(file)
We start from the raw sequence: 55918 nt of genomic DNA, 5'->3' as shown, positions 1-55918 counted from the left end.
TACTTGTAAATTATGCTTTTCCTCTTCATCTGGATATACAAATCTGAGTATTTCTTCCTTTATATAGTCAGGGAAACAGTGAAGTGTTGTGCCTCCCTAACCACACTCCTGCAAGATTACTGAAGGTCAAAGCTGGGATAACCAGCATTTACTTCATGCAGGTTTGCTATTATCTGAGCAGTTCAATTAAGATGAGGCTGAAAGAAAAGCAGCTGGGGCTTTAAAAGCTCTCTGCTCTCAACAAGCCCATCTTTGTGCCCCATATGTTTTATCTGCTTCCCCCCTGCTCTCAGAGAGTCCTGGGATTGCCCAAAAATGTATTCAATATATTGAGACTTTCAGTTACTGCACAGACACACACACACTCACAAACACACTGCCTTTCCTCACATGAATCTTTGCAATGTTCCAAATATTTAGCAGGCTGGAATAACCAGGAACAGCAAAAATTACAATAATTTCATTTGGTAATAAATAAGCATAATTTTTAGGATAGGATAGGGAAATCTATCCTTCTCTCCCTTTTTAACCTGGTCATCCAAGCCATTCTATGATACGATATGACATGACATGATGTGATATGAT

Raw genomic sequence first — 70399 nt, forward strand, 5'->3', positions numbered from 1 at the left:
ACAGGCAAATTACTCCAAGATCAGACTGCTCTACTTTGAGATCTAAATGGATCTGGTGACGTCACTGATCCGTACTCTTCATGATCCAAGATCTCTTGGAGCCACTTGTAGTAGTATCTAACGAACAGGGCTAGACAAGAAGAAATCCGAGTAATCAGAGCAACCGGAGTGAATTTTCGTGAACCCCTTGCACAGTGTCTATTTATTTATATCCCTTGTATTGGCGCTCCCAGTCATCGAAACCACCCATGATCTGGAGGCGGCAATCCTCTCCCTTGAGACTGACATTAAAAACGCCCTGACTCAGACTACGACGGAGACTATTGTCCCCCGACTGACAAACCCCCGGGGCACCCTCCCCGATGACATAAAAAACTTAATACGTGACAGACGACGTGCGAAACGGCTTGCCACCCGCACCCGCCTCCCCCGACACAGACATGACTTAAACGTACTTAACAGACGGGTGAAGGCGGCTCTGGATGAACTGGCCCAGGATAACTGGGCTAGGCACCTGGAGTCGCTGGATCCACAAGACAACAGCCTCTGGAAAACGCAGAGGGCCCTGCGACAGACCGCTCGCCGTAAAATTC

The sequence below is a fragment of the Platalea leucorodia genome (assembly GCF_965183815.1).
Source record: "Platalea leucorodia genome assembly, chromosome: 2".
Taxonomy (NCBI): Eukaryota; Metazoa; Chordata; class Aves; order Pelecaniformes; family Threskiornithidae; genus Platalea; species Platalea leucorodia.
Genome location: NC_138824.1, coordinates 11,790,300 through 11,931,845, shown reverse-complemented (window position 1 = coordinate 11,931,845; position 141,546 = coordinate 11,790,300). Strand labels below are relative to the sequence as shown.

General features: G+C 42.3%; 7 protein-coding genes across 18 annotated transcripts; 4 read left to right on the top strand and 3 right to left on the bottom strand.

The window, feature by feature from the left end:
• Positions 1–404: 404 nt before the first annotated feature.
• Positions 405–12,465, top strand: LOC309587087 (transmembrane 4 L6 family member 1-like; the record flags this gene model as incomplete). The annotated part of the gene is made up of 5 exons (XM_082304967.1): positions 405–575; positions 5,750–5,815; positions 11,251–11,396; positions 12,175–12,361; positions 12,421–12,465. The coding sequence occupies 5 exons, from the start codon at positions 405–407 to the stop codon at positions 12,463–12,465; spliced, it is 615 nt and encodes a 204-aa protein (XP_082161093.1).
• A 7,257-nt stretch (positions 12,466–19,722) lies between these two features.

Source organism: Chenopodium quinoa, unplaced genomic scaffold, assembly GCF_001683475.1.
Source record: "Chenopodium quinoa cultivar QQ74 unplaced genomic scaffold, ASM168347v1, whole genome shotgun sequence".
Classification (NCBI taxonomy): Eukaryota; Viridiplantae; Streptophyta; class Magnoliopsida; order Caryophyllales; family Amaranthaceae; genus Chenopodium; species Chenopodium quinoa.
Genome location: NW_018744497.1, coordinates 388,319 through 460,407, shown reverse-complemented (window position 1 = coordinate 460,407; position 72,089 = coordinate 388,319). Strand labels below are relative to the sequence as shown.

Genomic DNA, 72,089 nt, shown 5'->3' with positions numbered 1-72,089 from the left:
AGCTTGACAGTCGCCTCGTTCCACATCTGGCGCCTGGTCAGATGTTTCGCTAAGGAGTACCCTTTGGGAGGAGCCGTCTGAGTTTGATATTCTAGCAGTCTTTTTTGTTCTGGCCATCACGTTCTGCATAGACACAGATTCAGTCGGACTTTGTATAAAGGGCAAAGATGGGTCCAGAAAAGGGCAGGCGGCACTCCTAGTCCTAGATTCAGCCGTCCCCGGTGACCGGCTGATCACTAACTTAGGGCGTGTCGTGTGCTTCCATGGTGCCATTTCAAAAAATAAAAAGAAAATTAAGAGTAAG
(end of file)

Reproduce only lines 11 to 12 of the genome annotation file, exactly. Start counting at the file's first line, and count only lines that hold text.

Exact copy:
• Positions 1–404: 404 nt before the first annotated feature.
• Positions 405–12,465, top strand: LOC309587087 (transmembrane 4 L6 family member 1-like; the record flags this gene model as incomplete). The annotated part of the gene is made up of 5 exons (XM_082304967.1): positions 405–575; positions 5,750–5,815; positions 11,251–11,396; positions 12,175–12,361; positions 12,421–12,465. The coding sequence occupies 5 exons, from the start codon at positions 405–407 to the stop codon at positions 12,463–12,465; spliced, it is 615 nt and encodes a 204-aa protein (XP_082161093.1).